The Fruit of the Spirit: A Pentecost Novena

I am often surprised at what good memories our World Library customers have. Recently, an e-mail was forwarded to me through Customer Care from someone looking for a Pentecost novena—based on the fruit of the Spirit passage from Galatians—that had appeared in AIM:Liturgy Resources magazine (of which I’ve been the editor for a quarter-century now) a few years back. She had used it at that time with a confirmation class as a pre-sacramental novena, not one that began the day after Ascension, but nine days before their Confirmation liturgy. Her particular way of using the novena struck me as Creator Spiritus inspired.

The novena was to be prayed together by the confirmands with their parents or sponsors, combined with some brief reflection time and/or faith sharing. The prayers are intentionally brief, so the participants can also offer them several times throughout the course of the day.

It is important to note that St. Paul speaks of one fruit of the Spirit, not many different fruits. This fruit has different sections, or segments, like a citrus fruit, similar to the way that the novena itself is truly one large prayer. We pray to be holistic, integrated disciples through the power of the Spirit.

So, here’s that novena, without particular calendrical days, to pray for the fruit of the Spirit as outlined in Galatians 5:22–23, whenever you feel the need for the Spirit’s presence in your life.

Day 1: Love

Prayer: Holy Spirit, shape my outlook through love and in charity. Help me always assume the best, not the worst, in every person I meet. Guide my every word and deed in love. Amen.

Day 2: Joy

Prayer: Holy Spirit, teach me to find inspiration, not boredom, in my daily life. Open my eyes to the wonder of every moment and make my soul an overflowing well of joy that energizes everyone. Amen.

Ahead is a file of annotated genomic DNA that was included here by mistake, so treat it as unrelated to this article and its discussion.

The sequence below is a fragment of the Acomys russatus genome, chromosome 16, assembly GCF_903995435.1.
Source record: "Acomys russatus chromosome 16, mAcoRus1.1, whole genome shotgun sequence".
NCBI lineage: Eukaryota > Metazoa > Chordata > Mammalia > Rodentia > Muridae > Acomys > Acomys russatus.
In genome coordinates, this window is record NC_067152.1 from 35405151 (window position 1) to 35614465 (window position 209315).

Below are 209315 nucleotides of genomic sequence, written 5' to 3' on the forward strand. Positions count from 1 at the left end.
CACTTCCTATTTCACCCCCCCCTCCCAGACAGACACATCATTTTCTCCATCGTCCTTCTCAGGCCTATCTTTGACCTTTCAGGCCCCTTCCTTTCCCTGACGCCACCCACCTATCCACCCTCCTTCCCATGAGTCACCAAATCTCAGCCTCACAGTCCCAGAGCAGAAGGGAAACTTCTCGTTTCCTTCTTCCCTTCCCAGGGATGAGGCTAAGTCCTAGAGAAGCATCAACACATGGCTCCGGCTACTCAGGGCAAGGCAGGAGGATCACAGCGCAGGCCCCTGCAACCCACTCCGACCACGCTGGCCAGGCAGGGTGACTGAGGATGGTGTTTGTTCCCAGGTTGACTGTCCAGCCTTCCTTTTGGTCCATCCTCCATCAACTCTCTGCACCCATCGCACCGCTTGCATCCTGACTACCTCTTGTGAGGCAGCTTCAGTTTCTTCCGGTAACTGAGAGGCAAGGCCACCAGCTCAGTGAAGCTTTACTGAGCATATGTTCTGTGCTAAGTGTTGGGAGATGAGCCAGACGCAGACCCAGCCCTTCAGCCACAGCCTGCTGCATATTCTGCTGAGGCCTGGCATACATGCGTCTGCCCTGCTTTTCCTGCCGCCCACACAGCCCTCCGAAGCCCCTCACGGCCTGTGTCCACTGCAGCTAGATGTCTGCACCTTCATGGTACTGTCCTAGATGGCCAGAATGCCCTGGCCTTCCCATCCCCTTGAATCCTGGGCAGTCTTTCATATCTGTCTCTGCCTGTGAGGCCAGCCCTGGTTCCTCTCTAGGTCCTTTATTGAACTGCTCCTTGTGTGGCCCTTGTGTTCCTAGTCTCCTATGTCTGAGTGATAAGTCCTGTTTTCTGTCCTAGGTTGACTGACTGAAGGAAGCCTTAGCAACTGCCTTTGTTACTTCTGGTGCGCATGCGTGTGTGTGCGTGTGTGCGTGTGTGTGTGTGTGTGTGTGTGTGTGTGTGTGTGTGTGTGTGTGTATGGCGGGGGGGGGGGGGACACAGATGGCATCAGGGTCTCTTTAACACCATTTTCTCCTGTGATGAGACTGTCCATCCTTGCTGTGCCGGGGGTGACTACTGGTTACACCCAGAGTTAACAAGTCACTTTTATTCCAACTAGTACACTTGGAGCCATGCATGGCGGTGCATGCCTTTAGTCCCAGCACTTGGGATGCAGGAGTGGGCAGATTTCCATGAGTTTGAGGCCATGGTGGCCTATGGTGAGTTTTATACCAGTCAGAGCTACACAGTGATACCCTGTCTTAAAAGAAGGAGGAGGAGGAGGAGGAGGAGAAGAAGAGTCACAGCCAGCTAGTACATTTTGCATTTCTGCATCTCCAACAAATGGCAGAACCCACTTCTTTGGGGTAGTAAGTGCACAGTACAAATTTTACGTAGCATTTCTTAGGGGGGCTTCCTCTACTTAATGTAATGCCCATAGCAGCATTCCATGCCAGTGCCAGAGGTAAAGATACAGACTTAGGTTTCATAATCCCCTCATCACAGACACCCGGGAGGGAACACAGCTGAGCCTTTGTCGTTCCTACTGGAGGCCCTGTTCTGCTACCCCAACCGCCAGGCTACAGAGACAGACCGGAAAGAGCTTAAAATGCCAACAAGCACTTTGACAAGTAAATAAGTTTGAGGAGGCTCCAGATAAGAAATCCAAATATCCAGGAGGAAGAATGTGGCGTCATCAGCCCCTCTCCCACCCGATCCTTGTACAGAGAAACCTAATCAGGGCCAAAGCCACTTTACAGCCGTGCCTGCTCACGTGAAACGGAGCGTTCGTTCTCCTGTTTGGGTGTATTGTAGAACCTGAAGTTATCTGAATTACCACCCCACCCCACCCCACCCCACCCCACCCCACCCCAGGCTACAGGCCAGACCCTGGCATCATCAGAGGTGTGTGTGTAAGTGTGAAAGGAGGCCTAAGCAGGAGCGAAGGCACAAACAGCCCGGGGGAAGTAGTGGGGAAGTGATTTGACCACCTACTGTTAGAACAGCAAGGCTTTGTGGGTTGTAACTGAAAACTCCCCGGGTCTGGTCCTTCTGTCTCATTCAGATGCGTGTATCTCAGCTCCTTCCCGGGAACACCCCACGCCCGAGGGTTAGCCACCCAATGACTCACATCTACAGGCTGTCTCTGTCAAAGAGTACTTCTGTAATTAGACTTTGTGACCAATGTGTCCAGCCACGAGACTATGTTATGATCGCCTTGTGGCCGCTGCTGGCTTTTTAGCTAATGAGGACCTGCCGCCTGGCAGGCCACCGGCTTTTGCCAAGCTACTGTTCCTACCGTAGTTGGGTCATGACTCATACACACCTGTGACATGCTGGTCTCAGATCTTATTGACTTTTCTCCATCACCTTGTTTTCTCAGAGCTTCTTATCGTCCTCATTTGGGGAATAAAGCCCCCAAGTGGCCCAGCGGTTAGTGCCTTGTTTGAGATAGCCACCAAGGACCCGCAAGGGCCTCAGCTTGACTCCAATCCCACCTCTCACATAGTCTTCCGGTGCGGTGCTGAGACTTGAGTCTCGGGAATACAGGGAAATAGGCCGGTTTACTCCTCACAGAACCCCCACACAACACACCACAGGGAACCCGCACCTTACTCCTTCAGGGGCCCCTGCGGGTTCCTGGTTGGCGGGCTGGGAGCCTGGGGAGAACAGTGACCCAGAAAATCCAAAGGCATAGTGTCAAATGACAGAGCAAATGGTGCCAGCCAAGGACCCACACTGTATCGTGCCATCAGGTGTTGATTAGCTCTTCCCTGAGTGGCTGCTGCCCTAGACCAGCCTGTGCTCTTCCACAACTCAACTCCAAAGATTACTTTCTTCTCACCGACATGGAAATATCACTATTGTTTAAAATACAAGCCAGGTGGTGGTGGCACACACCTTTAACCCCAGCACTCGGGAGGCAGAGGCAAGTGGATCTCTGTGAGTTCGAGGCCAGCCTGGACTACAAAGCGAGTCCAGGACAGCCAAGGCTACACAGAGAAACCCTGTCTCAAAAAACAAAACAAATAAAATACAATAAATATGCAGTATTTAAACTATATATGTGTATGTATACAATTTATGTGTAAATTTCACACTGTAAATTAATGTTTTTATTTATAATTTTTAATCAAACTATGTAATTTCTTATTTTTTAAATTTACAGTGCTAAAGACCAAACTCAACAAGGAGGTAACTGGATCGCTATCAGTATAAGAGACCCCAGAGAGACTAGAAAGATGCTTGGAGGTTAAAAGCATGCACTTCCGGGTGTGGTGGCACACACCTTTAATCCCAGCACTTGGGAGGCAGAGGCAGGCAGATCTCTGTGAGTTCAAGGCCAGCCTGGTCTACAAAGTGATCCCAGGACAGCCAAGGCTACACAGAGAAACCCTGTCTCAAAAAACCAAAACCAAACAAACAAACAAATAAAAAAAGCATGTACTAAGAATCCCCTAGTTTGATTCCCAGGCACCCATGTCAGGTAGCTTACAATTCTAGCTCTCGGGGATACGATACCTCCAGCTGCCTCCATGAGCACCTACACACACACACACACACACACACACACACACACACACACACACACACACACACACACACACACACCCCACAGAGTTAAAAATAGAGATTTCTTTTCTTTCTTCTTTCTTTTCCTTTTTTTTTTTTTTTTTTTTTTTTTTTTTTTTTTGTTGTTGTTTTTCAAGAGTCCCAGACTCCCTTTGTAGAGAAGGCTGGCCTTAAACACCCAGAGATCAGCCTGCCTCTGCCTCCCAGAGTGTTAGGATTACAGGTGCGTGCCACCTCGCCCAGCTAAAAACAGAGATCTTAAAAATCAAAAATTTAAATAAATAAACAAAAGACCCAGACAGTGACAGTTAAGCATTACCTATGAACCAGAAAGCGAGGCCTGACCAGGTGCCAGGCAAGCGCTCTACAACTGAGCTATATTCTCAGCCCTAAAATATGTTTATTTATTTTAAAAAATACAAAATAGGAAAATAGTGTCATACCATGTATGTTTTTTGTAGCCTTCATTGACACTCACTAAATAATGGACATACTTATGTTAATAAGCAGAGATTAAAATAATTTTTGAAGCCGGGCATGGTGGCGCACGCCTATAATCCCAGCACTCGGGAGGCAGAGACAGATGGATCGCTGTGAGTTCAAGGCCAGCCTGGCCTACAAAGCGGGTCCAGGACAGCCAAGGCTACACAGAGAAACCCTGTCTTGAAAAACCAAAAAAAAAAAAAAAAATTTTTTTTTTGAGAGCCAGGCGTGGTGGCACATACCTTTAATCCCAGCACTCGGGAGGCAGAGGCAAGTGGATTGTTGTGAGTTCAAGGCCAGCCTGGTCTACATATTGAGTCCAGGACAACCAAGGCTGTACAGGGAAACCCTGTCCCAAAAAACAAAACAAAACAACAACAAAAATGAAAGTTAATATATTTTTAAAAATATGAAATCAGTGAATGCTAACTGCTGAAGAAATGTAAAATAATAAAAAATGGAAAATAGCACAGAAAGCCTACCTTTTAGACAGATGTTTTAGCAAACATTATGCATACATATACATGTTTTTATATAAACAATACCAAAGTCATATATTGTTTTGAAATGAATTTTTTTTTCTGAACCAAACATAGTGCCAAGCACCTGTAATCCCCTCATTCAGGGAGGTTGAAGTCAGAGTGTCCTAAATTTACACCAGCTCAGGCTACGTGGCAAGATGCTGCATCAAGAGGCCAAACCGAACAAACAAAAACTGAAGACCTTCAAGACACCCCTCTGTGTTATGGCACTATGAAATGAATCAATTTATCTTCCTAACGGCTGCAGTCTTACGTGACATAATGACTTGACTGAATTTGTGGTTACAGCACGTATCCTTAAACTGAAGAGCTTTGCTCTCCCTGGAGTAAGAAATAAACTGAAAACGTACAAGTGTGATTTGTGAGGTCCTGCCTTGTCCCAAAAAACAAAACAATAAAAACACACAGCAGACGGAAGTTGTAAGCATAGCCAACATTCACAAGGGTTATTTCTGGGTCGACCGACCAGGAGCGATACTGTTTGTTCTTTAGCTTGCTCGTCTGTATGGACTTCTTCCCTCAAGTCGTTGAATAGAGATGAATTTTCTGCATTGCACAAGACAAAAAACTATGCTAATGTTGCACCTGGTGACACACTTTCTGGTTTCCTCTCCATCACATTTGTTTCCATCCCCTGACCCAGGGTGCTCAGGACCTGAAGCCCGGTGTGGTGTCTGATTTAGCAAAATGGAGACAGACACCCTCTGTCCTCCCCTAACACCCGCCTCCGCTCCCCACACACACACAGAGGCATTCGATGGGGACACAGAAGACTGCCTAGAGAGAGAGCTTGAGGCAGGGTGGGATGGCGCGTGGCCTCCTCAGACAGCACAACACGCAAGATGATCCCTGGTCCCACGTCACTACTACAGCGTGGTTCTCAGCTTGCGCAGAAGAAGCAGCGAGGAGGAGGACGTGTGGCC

Day 3: Peace

Prayer: Holy Spirit, help me to remember that you, not I, are in charge of my life. Grant me the wisdom to step back from my frantic pace; refresh me with the cool breeze of your peace. Amen.

Day 4: Patience

Prayer: Holy Spirit, grant me the grace to bear the inescapable irritations of daily life without anger. Guard me against overreaction and give me the strength to choose patience. Amen.

Day 5: Kindness

Prayer: Holy Spirit, broaden the space in my heart to recognize the suffering of others this day. May I see Christ in them and react with kindness and compassion. Amen.

Day 6: Generosity

Prayer: Holy Spirit, fill me with gratitude for the all the good things in my life, that I may in turn be willing to give freely of myself to others in time of need. Amen.

Day 7: Faithfulness

Prayer: Holy Spirit, may I faithfully fulfill the tasks which I am called to do. Deliver me from the urge to gossip, belittle, or betray others. Help me treasure all my relationships. Amen.

Day 8: Gentleness

Prayer: Holy Spirit, help me to meet the challenges of each day, not with brute force, but with gentleness. May I seek a godly resolution to every conflict. Amen.

Day 9 (the eve of Pentecost): Self-control

Prayer: Holy Spirit, teach me the value of discipline, so I may always follow the direction that will bring me closer to you this day and always. Amen.

Pentecost Day:

Prayer: Come, Holy Spirit, let your divine presence bear fruit in me this day and always. Amen.

Pentecost novena copyright © 2017, World Library Publications. Reprinted with permission.

Permission is granted to make copies of the Pentecost novena text. Copies must include the copyright acknowledgment.


  1. I have trouble with the petition on Day 9, “Holy Spirit, teach me the value of discipline, so that learning to control my feelings and desires will bring me closer to you this day and always. Amen.”

    “Discipline” as a substantive and “control” as a verb may lead to misunderstand the role of feelings and desires in our lives. Both words are far from the spirit of verse eight of the Veni Sancte Spiritus:

    8 Bend the stubborn heart and will;
    Melt the frozen, warm the chill;
    Guide the steps that go astray.

    Saint Thomas tells us (Summa Theologiæ, 2a2æ, 83, 1 and 2) that desire is the cause of petitionary prayer, since a petition is an expression of desire. As C. S. Lewis says, our feelings are the last part of us to be converted. But our feelings and desires are energies that need to be understood and paid attention to.

    Perhaps the verb we are looking for is “steer,” as in “take hold of the reins” (and use the spurs and whip when necessary).

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